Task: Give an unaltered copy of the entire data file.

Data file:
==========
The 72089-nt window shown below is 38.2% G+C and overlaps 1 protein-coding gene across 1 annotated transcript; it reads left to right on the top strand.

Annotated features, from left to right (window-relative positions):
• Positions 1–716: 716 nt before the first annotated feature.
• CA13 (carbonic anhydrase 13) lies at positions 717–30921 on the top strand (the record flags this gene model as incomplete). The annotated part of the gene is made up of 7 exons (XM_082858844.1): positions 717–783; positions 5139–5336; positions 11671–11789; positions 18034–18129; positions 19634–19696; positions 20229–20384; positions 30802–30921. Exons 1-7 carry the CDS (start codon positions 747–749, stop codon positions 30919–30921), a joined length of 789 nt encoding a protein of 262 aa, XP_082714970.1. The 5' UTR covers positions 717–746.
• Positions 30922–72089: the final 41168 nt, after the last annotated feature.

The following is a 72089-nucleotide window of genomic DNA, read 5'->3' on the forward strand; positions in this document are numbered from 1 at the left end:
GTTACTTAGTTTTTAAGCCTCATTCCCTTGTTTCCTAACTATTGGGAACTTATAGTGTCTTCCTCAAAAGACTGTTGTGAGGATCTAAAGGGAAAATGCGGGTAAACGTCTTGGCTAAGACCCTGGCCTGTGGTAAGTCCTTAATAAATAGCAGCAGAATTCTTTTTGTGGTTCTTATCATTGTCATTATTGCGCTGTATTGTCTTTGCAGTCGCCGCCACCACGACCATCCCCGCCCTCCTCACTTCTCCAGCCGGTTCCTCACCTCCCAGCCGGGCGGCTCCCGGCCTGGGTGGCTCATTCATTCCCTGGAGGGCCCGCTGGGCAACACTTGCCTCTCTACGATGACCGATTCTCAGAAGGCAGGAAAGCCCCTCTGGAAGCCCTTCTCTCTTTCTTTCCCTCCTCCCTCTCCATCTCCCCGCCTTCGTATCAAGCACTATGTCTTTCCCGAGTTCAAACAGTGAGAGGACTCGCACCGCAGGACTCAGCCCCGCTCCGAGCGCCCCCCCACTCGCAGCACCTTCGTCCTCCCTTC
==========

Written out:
The 72089-nt window shown below is 38.2% G+C and overlaps 1 protein-coding gene across 1 annotated transcript; it reads left to right on the top strand.

Annotated features, from left to right (window-relative positions):
• Positions 1–716: 716 nt before the first annotated feature.
• CA13 (carbonic anhydrase 13) lies at positions 717–30921 on the top strand (the record flags this gene model as incomplete). The annotated part of the gene is made up of 7 exons (XM_082858844.1): positions 717–783; positions 5139–5336; positions 11671–11789; positions 18034–18129; positions 19634–19696; positions 20229–20384; positions 30802–30921. Exons 1-7 carry the CDS (start codon positions 747–749, stop codon positions 30919–30921), a joined length of 789 nt encoding a protein of 262 aa, XP_082714970.1. The 5' UTR covers positions 717–746.
• Positions 30922–72089: the final 41168 nt, after the last annotated feature.

The following is a 72089-nucleotide window of genomic DNA, read 5'->3' on the forward strand; positions in this document are numbered from 1 at the left end:
GTTACTTAGTTTTTAAGCCTCATTCCCTTGTTTCCTAACTATTGGGAACTTATAGTGTCTTCCTCAAAAGACTGTTGTGAGGATCTAAAGGGAAAATGCGGGTAAACGTCTTGGCTAAGACCCTGGCCTGTGGTAAGTCCTTAATAAATAGCAGCAGAATTCTTTTTGTGGTTCTTATCATTGTCATTATTGCGCTGTATTGTCTTTGCAGTCGCCGCCACCACGACCATCCCCGCCCTCCTCACTTCTCCAGCCGGTTCCTCACCTCCCAGCCGGGCGGCTCCCGGCCTGGGTGGCTCATTCATTCCCTGGAGGGCCCGCTGGGCAACACTTGCCTCTCTACGATGACCGATTCTCAGAAGGCAGGAAAGCCCCTCTGGAAGCCCTTCTCTCTTTCTTTCCCTCCTCCCTCTCCATCTCCCCGCCTTCGTATCAAGCACTATGTCTTTCCCGAGTTCAAACAGTGAGAGGACTCGCACCGCAGGACTCAGCCCCGCTCCGAGCGCCCCCCCACTCGCAGCACCTTCGTCCTCCCTTC